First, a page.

Thursday, October 02, 2008

Scratching my head over here . . .

(Edited for clarity)

Over at The New Republic's blog The Plank, there's a very odd post by Max Fisher on why U.S. writers have been overlooked for the Nobel Prize for Literature. After citing committee chair Horace Engdahl's contention that U.S. writers are, in essence, too provincial in their concerns to be taken seriously by the world literary community, Fisher offers up another possibility:

The committee doesn't oppose Americans--they oppose postmodernism, which has dominated American literature since the 1960s. This would explain the exclusion of not just Americans, but of prominent non-American postmodernists like Salman Rushdie and Umberto Eco. It would also partly explain Engdahl's statement: Anyone can see that the U.S. participates in a "big dialogue of literature"--the issue is that it isn't a dialogue he thinks is worthwhile.

After all, the American authors who have been denied the prize have something far more significant than their nationality in common: Thomas Pynchon, Philip Roth, Don DeLillo, and William Burroughs are all leading figures in the postmodern tradition. Postmodernism has been central to American literature for decades. David Foster Wallace, whose death last month at age 46 rocked the literary world, could not have been more postmodern.
Of course, read the whole thing.

There's plenty to argue with here, but that's part of its problem: It's almost too weird, too incoherent, to argue with, that incoherence stemming from cramming a book's worth of stuff into a post of a few hundred words. It assumes, without stating it, a definition for postmodernism and then lists writers who fit this unknown definition, apparently assuming that we'll just nod our heads in agreement at the list. Moreover, the names Fisher lists apparently are (or were, in the cases of Burroughs and Wallace) worthy of consideration by the Nobel committee, and, well, let's just say some are worthier than others. Also notable by their absence are other venerable U.S. writers--John Updike (not a favorite of mine, but your mileage may vary) and (duh) Cormac McCarthy, to name just two--but I don't think they would comfortably fit in the "postmodern tradition" (is than an oxymoronic term?) . . . but then again, a couple of novels aside, does Roth? Finally, there's the piece's starting point, Horace Engdahl's argument that U.S. literature is too insular in nature. How does one even begin to address such a claim? (UPDATE: Randall begins to do this--and does it very well, I might add--in a pot-meet-kettle-style post here.)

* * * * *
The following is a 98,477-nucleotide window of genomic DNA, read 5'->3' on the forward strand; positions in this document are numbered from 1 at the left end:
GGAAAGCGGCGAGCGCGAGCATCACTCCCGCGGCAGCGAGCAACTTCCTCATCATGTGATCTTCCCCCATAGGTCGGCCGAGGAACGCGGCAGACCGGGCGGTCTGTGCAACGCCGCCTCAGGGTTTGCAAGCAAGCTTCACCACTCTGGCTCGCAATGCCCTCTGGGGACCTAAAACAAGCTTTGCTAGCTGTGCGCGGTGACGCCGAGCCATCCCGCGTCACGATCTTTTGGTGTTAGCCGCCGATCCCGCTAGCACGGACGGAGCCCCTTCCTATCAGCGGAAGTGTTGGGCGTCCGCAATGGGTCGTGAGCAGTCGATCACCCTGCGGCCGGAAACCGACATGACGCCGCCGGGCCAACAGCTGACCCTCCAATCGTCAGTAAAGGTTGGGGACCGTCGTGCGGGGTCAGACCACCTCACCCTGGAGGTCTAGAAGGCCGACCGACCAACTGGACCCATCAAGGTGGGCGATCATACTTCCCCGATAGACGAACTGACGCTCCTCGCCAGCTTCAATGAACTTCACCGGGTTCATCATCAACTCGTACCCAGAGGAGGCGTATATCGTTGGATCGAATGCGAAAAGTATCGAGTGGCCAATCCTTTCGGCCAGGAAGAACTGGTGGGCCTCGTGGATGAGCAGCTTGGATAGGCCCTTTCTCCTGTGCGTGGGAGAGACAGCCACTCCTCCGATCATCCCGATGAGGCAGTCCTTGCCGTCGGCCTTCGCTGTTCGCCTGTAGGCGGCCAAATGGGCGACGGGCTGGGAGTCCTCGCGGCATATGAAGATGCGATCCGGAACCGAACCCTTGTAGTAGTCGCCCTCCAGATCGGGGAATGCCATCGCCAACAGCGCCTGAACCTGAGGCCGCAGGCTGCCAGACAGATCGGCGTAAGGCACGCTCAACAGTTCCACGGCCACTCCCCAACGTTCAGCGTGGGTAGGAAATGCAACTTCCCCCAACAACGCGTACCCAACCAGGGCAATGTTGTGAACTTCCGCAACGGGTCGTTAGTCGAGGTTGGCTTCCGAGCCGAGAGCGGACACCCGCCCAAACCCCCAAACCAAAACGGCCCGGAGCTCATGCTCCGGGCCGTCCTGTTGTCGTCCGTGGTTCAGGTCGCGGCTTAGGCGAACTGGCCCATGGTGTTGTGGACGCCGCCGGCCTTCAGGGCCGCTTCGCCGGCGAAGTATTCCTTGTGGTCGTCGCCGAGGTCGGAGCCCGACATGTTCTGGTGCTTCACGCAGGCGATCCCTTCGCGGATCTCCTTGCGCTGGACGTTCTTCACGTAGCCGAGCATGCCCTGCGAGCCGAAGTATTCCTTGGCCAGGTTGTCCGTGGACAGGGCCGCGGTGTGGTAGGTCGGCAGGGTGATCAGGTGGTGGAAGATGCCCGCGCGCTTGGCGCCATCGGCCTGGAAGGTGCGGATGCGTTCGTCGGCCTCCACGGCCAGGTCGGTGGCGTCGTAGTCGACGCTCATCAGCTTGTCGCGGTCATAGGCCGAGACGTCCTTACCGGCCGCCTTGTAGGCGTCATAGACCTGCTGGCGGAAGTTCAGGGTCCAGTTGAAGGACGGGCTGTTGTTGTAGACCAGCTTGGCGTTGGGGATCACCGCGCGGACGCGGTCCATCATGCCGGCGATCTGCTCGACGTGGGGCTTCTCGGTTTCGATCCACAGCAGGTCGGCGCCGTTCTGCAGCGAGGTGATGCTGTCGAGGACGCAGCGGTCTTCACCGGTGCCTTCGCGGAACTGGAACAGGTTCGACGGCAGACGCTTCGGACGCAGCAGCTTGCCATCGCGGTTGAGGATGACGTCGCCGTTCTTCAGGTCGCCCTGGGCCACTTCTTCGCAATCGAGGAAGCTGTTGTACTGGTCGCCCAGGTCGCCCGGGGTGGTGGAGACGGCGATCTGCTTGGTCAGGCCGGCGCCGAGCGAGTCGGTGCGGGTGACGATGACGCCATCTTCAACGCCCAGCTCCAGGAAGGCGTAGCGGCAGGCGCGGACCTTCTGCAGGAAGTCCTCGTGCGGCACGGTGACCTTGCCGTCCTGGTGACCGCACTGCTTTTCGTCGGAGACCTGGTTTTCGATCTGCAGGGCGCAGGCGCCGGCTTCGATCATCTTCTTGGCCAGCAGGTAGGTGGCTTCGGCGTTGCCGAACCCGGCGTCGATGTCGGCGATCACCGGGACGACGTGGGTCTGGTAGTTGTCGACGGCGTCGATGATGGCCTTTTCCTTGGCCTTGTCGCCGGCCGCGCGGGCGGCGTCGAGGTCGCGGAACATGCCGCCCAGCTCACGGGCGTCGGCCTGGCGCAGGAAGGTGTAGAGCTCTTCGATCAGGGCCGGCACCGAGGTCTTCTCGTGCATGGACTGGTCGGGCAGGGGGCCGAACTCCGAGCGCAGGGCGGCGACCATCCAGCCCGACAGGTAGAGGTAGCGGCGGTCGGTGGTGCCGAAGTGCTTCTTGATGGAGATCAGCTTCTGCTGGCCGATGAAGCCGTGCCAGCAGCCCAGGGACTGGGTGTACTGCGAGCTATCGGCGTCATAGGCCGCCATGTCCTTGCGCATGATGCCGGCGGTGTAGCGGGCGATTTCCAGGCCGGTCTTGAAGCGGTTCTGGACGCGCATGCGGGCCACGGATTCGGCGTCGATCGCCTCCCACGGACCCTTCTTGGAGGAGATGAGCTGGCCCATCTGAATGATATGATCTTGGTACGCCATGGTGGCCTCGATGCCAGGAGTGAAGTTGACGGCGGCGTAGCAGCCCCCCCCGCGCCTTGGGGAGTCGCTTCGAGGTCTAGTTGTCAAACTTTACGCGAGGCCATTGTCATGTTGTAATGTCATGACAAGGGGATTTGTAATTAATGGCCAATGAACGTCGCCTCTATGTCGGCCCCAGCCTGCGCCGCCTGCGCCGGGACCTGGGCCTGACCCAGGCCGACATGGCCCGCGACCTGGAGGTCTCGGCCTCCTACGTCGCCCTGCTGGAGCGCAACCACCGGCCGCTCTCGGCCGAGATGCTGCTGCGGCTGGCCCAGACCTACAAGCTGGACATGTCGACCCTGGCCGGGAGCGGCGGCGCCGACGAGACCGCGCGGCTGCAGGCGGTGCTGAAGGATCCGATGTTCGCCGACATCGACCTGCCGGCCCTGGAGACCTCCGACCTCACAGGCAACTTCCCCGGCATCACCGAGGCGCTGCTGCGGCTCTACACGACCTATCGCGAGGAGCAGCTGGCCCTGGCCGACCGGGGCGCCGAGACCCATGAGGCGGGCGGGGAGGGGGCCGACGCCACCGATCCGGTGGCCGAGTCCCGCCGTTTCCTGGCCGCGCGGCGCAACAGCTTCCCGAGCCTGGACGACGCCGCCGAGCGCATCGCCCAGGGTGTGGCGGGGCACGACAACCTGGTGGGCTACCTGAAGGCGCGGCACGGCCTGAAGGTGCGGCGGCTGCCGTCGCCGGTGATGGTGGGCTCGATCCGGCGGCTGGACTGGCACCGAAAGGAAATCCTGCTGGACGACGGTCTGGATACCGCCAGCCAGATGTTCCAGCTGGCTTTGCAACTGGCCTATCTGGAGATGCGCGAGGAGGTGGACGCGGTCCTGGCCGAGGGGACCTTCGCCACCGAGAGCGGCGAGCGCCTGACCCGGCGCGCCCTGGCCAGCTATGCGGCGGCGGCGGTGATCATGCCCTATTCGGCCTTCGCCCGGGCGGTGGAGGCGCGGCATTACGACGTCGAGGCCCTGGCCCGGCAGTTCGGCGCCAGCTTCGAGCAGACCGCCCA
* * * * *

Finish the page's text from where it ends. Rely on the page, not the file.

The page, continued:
Anyway. This is here not because I want to set out to respond coherently to a rather chaotic post but because I thought some of you might find this interesting at some level.

5 comments:

R. Sherman said...

I've been busy of late, but I've been sitting on some thoughts about Mr. Engdahl's comments. Let's just say, I've had a dickens of a time trying to figure out what he meant by "insular." In what? Topic? Theme? What national literature isn't insular or provincial to some degree?

Cheers.

John B. said...

Randall,
Exactly. The very fact that one puts an adjective in front of the word "literature" to my mind makes it "insular" in some sense. As it turns out, this question sort of intersects with some concerns of mine re my sabbatical project, so I may return to this later, either here or at the other blog.

Doc said...

my sense of the 'argument' goes like this:

america the entity dominates world literature in the sense that all other authors are required to write of it, or its impact, in order to explore their own characters’/plot/country’s relevance/theme/dilemma.

that american authors are a priori that exploration allows them the freedom of post modernism.

in other words, them dang feriners is jes’ jealous…

; ‘ )

p.s. i always considered Cormac a magical realist. or perhaps a magical southernist, which is somewhat redundant…

John B. said...

Doc,
Re Cormac (if we may be so familiar): it's hard to pigeon-hole him, isn't it? He does have much of the fabulist in him, I'll grant you.

And this gives me a chance to mention that I think Fisher is off-base regarding Wallace: DFW certainly employed postmodernist textual devices, but to then assume that he accepts postmodern claims that there are no Grand Narratives is to misread him, I think.

R. Sherman said...

I got to thinking more about this, and let me just toss out two winners in Literature: Grass and Morrison.

One writes stories connected to World War II in Danzig, e.g. Tin Drum and Crabwalk.The other writes about the African-American experience.

Let me go out on limb, admittedly not very far, methinks, and say that Mr. Engdahl is a [fill in American pejorative adjective here] idiot.

Cheers.